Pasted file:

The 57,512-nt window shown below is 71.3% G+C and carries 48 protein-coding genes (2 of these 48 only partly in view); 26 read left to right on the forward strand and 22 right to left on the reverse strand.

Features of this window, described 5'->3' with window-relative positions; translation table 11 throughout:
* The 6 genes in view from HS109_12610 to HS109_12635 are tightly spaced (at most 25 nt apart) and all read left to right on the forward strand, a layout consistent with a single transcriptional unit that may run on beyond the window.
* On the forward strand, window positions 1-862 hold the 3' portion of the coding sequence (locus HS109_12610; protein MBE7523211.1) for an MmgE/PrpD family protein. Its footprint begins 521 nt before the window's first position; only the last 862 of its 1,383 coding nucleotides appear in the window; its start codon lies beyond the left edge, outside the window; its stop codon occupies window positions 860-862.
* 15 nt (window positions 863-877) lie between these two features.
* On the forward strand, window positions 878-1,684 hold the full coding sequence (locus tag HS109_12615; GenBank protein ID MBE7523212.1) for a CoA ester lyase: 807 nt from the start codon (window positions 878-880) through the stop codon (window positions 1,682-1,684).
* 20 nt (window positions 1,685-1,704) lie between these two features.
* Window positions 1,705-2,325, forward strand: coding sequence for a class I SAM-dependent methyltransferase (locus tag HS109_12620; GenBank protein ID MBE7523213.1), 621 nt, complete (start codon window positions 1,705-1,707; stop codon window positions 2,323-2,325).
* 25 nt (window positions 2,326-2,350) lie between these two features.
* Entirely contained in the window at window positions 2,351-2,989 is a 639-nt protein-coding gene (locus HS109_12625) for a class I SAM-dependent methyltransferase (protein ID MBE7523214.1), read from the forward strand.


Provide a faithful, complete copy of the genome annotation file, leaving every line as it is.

The 57,512-nt window shown below is 71.3% G+C and carries 48 protein-coding genes (2 of these 48 only partly in view); 26 read left to right on the forward strand and 22 right to left on the reverse strand.

Features of this window, described 5'->3' with window-relative positions; translation table 11 throughout:
* The 6 genes in view from HS109_12610 to HS109_12635 are tightly spaced (at most 25 nt apart) and all read left to right on the forward strand, a layout consistent with a single transcriptional unit that may run on beyond the window.
* On the forward strand, window positions 1-862 hold the 3' portion of the coding sequence (locus HS109_12610; protein MBE7523211.1) for an MmgE/PrpD family protein. Its footprint begins 521 nt before the window's first position; only the last 862 of its 1,383 coding nucleotides appear in the window; its start codon lies beyond the left edge, outside the window; its stop codon occupies window positions 860-862.
* 15 nt (window positions 863-877) lie between these two features.
* On the forward strand, window positions 878-1,684 hold the full coding sequence (locus tag HS109_12615; GenBank protein ID MBE7523212.1) for a CoA ester lyase: 807 nt from the start codon (window positions 878-880) through the stop codon (window positions 1,682-1,684).
* 20 nt (window positions 1,685-1,704) lie between these two features.
* Window positions 1,705-2,325, forward strand: coding sequence for a class I SAM-dependent methyltransferase (locus tag HS109_12620; GenBank protein ID MBE7523213.1), 621 nt, complete (start codon window positions 1,705-1,707; stop codon window positions 2,323-2,325).
* 25 nt (window positions 2,326-2,350) lie between these two features.
* Entirely contained in the window at window positions 2,351-2,989 is a 639-nt protein-coding gene (locus HS109_12625) for a class I SAM-dependent methyltransferase (protein ID MBE7523214.1), read from the forward strand.